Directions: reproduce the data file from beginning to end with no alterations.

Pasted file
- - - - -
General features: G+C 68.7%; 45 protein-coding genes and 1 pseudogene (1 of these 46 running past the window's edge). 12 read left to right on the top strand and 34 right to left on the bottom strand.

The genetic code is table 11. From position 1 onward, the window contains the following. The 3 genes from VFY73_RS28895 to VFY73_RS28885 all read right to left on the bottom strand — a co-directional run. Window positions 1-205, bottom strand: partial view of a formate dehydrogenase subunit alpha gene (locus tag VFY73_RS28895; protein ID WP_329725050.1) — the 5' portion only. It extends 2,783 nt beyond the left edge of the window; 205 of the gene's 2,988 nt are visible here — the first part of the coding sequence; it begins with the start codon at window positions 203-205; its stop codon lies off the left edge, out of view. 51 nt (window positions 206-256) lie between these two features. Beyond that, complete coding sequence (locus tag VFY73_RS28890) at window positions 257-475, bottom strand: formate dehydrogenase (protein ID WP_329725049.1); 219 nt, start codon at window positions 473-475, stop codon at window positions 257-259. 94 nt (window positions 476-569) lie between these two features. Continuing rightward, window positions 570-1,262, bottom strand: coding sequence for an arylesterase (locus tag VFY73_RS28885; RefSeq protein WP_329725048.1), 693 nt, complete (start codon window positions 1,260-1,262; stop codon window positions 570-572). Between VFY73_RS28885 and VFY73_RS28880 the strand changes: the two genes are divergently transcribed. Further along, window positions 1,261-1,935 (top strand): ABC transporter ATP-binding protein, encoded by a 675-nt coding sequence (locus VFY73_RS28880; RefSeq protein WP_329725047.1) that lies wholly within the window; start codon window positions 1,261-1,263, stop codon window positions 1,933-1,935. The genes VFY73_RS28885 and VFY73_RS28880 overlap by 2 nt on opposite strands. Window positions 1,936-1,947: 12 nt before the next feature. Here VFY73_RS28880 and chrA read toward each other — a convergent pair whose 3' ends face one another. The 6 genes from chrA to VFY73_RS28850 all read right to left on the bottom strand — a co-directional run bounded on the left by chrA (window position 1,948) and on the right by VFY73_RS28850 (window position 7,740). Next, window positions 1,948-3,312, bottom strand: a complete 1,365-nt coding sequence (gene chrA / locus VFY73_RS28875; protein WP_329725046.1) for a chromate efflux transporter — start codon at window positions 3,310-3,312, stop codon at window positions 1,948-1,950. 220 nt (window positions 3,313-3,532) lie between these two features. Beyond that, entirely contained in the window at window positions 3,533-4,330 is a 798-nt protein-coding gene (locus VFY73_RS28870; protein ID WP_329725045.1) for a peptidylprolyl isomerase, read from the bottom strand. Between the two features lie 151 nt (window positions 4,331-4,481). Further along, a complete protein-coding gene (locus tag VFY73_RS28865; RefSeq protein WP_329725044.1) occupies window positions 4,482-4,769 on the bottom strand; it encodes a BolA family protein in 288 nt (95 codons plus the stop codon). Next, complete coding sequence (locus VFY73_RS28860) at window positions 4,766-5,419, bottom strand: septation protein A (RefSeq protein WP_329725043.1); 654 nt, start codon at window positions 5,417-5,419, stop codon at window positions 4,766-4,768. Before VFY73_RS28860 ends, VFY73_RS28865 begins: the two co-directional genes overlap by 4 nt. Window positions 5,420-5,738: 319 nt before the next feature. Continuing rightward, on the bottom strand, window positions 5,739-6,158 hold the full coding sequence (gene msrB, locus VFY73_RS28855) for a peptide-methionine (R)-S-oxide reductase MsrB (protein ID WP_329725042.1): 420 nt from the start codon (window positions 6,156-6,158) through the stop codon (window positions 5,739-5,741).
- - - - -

General features: G+C 68.7%; 45 protein-coding genes and 1 pseudogene (1 of these 46 running past the window's edge). 12 read left to right on the top strand and 34 right to left on the bottom strand.

The genetic code is table 11. From position 1 onward, the window contains the following. The 3 genes from VFY73_RS28895 to VFY73_RS28885 all read right to left on the bottom strand — a co-directional run. Window positions 1-205, bottom strand: partial view of a formate dehydrogenase subunit alpha gene (locus tag VFY73_RS28895; protein ID WP_329725050.1) — the 5' portion only. It extends 2,783 nt beyond the left edge of the window; 205 of the gene's 2,988 nt are visible here — the first part of the coding sequence; it begins with the start codon at window positions 203-205; its stop codon lies off the left edge, out of view. 51 nt (window positions 206-256) lie between these two features. Beyond that, complete coding sequence (locus tag VFY73_RS28890) at window positions 257-475, bottom strand: formate dehydrogenase (protein ID WP_329725049.1); 219 nt, start codon at window positions 473-475, stop codon at window positions 257-259. 94 nt (window positions 476-569) lie between these two features. Continuing rightward, window positions 570-1,262, bottom strand: coding sequence for an arylesterase (locus tag VFY73_RS28885; RefSeq protein WP_329725048.1), 693 nt, complete (start codon window positions 1,260-1,262; stop codon window positions 570-572). Between VFY73_RS28885 and VFY73_RS28880 the strand changes: the two genes are divergently transcribed. Further along, window positions 1,261-1,935 (top strand): ABC transporter ATP-binding protein, encoded by a 675-nt coding sequence (locus VFY73_RS28880; RefSeq protein WP_329725047.1) that lies wholly within the window; start codon window positions 1,261-1,263, stop codon window positions 1,933-1,935. The genes VFY73_RS28885 and VFY73_RS28880 overlap by 2 nt on opposite strands. Window positions 1,936-1,947: 12 nt before the next feature. Here VFY73_RS28880 and chrA read toward each other — a convergent pair whose 3' ends face one another. The 6 genes from chrA to VFY73_RS28850 all read right to left on the bottom strand — a co-directional run bounded on the left by chrA (window position 1,948) and on the right by VFY73_RS28850 (window position 7,740). Next, window positions 1,948-3,312, bottom strand: a complete 1,365-nt coding sequence (gene chrA / locus VFY73_RS28875; protein WP_329725046.1) for a chromate efflux transporter — start codon at window positions 3,310-3,312, stop codon at window positions 1,948-1,950. 220 nt (window positions 3,313-3,532) lie between these two features. Beyond that, entirely contained in the window at window positions 3,533-4,330 is a 798-nt protein-coding gene (locus VFY73_RS28870; protein ID WP_329725045.1) for a peptidylprolyl isomerase, read from the bottom strand. Between the two features lie 151 nt (window positions 4,331-4,481). Further along, a complete protein-coding gene (locus tag VFY73_RS28865; RefSeq protein WP_329725044.1) occupies window positions 4,482-4,769 on the bottom strand; it encodes a BolA family protein in 288 nt (95 codons plus the stop codon). Next, complete coding sequence (locus VFY73_RS28860) at window positions 4,766-5,419, bottom strand: septation protein A (RefSeq protein WP_329725043.1); 654 nt, start codon at window positions 5,417-5,419, stop codon at window positions 4,766-4,768. Before VFY73_RS28860 ends, VFY73_RS28865 begins: the two co-directional genes overlap by 4 nt. Window positions 5,420-5,738: 319 nt before the next feature. Continuing rightward, on the bottom strand, window positions 5,739-6,158 hold the full coding sequence (gene msrB, locus VFY73_RS28855) for a peptide-methionine (R)-S-oxide reductase MsrB (protein ID WP_329725042.1): 420 nt from the start codon (window positions 6,156-6,158) through the stop codon (window positions 5,739-5,741).